Throughout history is hasn't only been actions that we have perverted into things the are against the will of God, but we have perverted things as well. Christianity is a perfect example. Christianity has been the banner of persecutors, subjugators, and murderers for almost two millenia. It has been a sign taken up by the most un-loving, and thus un-Christian, people of all times, 'justifying' everything from persecution of Jews, to witch hunts and abortion clinic bombings. Christianity is not bad. It is the perversion, the thing that these people create and label as the faith that is so terrible and opposite the movement of God's kingdom.
And this is where we bring Harry Potter and quidditch and Azkaban back into the picture. Anything can be misused to terrible ends, but considering J. K. Rowling's intent was not to convert a generation to proficiency in witchcraft, it is indeed a misuse that leads readers to such ends. Stupid decisions cannot be stopped and are to be expected to a degree from anything. If it is in the heart of a reader to distance themselves from the Lord and His church, that they would do so in this manner, then it is the heart of the reader that takes him there, not the words of the author. It is his choice.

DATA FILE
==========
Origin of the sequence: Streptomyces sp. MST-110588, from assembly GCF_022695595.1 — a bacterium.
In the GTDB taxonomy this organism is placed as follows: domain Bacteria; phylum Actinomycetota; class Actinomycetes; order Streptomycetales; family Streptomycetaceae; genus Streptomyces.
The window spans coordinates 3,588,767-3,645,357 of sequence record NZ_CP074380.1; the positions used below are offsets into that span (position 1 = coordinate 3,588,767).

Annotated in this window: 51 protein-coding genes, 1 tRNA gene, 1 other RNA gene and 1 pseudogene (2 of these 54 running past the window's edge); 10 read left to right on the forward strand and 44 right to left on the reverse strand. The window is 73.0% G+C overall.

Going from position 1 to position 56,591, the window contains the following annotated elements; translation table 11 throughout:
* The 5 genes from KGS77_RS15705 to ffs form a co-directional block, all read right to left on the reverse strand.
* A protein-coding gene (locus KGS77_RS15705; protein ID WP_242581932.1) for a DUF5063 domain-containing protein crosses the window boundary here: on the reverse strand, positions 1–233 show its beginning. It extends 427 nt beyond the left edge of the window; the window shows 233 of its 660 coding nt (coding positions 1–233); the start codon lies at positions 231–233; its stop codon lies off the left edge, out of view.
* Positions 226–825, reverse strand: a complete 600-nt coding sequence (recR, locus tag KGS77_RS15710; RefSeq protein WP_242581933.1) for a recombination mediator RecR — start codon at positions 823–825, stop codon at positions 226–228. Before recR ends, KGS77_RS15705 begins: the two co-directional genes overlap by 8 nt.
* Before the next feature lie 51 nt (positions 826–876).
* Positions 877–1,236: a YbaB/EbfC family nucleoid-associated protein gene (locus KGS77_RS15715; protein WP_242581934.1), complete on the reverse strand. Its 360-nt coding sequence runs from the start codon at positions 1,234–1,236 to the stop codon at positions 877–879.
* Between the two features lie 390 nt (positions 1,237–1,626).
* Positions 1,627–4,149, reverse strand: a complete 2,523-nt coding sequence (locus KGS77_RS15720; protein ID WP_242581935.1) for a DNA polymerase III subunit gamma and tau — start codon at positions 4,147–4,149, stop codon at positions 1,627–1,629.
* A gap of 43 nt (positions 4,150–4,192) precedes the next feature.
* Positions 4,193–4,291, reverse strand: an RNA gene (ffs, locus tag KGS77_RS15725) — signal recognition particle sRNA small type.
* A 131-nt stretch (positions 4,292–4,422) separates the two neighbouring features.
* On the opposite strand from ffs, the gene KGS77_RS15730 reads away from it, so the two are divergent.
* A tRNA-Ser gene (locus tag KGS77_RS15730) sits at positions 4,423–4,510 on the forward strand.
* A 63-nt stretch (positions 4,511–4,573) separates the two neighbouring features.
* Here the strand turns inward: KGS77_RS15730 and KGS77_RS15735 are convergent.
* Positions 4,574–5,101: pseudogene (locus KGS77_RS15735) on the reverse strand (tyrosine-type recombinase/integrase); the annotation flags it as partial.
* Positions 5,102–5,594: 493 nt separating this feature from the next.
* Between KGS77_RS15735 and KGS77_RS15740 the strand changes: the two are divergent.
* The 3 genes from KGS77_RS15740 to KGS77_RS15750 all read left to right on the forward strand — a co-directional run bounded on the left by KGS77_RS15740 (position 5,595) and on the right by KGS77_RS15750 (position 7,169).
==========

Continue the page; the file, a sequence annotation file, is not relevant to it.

The second arguement that I frequently is that the Potter books shine such a positive light of witchcraft and wizardry, and there are two responses to this:
1) this is actually not so true, as both the protagonists and the antagonists are witches and wizards. Lord Voldemort, who is a personification of all things selfish and evil, is a wizard. That's hardly positive. Harry Potter, who fights the darkness and actually shines of many virtues is also a wizard. There's no universal here. It's the same fallacious arguement made when people say that the New Testament shines a negative light on Judaism, apparently ignoring the fact that Jesus and all of His disciples(from Peter to Judas Iscariot) were Jews, and that Christianity at that time was founded and seen as nothing else than another form of Judaism.